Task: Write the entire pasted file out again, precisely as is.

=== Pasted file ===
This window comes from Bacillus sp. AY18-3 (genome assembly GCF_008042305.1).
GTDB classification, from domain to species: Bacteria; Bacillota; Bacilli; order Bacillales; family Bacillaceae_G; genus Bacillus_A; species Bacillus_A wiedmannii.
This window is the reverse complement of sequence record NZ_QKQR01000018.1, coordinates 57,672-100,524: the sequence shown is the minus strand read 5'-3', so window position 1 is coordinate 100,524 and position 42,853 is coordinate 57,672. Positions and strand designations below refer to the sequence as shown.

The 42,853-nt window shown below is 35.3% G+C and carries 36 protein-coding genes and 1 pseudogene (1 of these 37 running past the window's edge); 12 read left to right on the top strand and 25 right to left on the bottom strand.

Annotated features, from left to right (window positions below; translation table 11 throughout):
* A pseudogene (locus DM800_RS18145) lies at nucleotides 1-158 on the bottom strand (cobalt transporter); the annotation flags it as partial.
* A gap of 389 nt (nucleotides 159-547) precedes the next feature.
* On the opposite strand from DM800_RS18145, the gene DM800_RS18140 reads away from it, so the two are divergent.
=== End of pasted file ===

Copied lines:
This window comes from Bacillus sp. AY18-3 (genome assembly GCF_008042305.1).
GTDB classification, from domain to species: Bacteria; Bacillota; Bacilli; order Bacillales; family Bacillaceae_G; genus Bacillus_A; species Bacillus_A wiedmannii.
This window is the reverse complement of sequence record NZ_QKQR01000018.1, coordinates 57,672-100,524: the sequence shown is the minus strand read 5'-3', so window position 1 is coordinate 100,524 and position 42,853 is coordinate 57,672. Positions and strand designations below refer to the sequence as shown.

The 42,853-nt window shown below is 35.3% G+C and carries 36 protein-coding genes and 1 pseudogene (1 of these 37 running past the window's edge); 12 read left to right on the top strand and 25 right to left on the bottom strand.

Annotated features, from left to right (window positions below; translation table 11 throughout):
* A pseudogene (locus DM800_RS18145) lies at nucleotides 1-158 on the bottom strand (cobalt transporter); the annotation flags it as partial.
* A gap of 389 nt (nucleotides 159-547) precedes the next feature.
* On the opposite strand from DM800_RS18145, the gene DM800_RS18140 reads away from it, so the two are divergent.